FIG. 21 is a view for explaining prediction in the L* direction by the grid point prediction section;

FIG. 22 is a block diagram showing the arrangement of an image processing apparatus according to the third embodiment;

FIG. 23 is a flowchart showing the process executed by the image processing apparatus according to the third embodiment;

FIG. 24 is a flowchart for explaining the process of a weighting calculator; and

FIG. 25 is a flowchart for explaining the calculations of DevRGB values based on the weighting calculations in the L* direction by the weighting calculator.

DESCRIPTION OF THE PREFERRED EMBODIMENTS Overview

When CIEL*a*b* values are converted into CIEXYZ tristimulus values, and the XYZ values are converted into color appearance space values using color appearance conversion formulas and a parameter of the profile corresponding to a viewing condition, an image process for generating an LUT complying with the ICC profile format according to the present embodiment retrieves a near neighboring point, which can be converted, with respect to a point, which satisfies a predetermined condition, and calculates corresponding color appearance space values. The obtained color appearance space values are mapped within a predetermined device gamut.

Also, when CIEL*a*b* values are converted into CIEXYZ tristimulus values, and the XYZ values are converted into color appearance space values using color appearance conversion formulas and a parameter of the profile corresponding to a viewing condition, the color appearance space values of a point that satisfies a predetermined condition are predicted from those of a neighboring grid point. The obtained color appearance space values are mapped onto a predetermined device gamut.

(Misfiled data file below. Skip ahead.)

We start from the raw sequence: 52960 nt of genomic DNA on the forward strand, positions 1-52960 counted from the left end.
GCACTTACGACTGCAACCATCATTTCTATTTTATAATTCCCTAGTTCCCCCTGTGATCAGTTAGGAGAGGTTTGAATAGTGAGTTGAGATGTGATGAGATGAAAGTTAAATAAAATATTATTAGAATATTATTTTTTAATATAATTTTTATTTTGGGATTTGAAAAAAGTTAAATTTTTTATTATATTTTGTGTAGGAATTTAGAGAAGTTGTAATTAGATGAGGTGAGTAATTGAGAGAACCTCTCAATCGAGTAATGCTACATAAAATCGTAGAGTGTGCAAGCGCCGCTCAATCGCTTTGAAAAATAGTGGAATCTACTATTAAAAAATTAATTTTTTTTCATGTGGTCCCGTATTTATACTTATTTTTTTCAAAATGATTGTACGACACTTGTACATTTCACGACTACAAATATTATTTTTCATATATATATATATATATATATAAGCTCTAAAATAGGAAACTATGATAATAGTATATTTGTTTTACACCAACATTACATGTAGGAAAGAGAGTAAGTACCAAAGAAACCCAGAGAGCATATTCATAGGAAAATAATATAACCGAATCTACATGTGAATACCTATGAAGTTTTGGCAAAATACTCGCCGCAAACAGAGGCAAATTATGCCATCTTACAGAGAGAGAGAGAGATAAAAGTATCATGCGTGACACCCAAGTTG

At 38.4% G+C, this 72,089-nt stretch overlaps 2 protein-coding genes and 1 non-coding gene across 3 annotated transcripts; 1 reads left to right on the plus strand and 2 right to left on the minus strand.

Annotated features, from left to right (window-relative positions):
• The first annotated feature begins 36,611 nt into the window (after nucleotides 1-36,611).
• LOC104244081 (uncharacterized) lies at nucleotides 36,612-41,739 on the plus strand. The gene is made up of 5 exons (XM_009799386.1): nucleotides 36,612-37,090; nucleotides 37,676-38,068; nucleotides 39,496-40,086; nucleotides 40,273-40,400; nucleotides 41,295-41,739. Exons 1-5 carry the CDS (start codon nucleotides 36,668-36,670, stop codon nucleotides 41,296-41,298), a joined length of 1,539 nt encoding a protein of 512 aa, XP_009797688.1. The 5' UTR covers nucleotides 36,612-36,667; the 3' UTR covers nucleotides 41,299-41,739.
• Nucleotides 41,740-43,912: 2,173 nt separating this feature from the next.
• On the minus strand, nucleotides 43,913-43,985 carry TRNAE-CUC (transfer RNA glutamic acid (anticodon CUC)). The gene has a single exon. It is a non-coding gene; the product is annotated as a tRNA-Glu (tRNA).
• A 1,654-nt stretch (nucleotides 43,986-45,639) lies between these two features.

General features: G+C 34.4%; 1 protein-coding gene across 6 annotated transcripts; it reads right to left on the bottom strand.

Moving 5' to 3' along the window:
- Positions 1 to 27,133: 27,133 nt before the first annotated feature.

Furthermore, when CIEL*a*b* values are converted into CIEXYZ tristimulus values, the XYZ values are converted into color appearance space values using color appearance conversion formulas and a parameter of the profile corresponding to a viewing condition, and the obtained color appearance space values are mapped within a predetermined device gamut, a gamut mapping destination of a point that satisfies a predetermined condition is determined by the weighting calculations based on a mapping destination corresponding to a point different from that point.

First Embodiment

A process for generating an ICC profile (or a lookup table complying with the ICC compatible profile format) as the first embodiment of the present invention will be described in detail hereinafter with reference the accompanying drawings.

[Arrangement]

FIG. 4 is a block diagram showing the arrangement an image processing apparatus 1 according to the first embodiment.

The image processing apparatus 1 has an input section 101 for inputting color gamut data of an output device, an XYZ calculator 102 for calculating CIEXYZ tristimulus values from grid point information (L*a*b*) on the CIELAB space stored in an LUT memory 108, and a color appearance converter 103 for calculating J*a*b* values using color appearance conversion formulas from the XYZ values calculated by the XYZ calculator 102, an output section 104 for outputting an LUT. Also provided is a nearest neighboring point calculator 105 for retrieving a point which can be converted into J*a*b* values and becomes a nearest neighboring point with respect to a point that cannot be converted, and calculating the J*a*b* values of the point that cannot be converted. A gamut mapping section 106 is for mapping J*a*b* values calculated by the color appearance converter 103 and nearest neighboring point calculator 105 within the color gamut of an output device stored by a color gamut memory 107, the color gamut memory 107 storing color gamut data of the output device input by the input section 101, and an LUT memory 108 is for storing the J*a*b* values corresponding to a grid point sequence and respective values on the CIELAB space, J*′a*′b*′ values after being mapped onto the color gamut of the output device, and DevRGB values of the output device corresponding to the J*′a*′b*′ values. A buffer memory 109 is provided for temporarily saving intermediate calculation results.